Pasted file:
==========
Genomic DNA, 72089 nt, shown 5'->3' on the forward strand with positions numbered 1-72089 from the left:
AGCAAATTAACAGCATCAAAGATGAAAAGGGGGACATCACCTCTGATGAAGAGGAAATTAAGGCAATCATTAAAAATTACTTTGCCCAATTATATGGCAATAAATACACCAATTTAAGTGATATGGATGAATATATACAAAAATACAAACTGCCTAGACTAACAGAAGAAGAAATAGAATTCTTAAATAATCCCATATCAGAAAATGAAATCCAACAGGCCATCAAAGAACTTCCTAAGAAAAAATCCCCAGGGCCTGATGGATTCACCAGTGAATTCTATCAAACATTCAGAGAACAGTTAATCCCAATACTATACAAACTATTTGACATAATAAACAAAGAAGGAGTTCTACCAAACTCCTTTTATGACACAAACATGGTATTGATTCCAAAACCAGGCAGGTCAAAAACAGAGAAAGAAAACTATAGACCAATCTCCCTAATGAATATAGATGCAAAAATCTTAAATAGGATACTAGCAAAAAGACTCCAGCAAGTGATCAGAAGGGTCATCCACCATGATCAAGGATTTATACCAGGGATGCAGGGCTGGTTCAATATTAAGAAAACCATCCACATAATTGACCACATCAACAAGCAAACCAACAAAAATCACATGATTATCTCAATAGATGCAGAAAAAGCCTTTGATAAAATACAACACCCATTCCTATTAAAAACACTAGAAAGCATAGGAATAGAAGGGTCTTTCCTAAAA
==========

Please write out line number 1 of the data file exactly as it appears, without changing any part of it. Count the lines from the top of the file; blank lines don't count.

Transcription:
Genomic DNA, 72089 nt, shown 5'->3' on the forward strand with positions numbered 1-72089 from the left: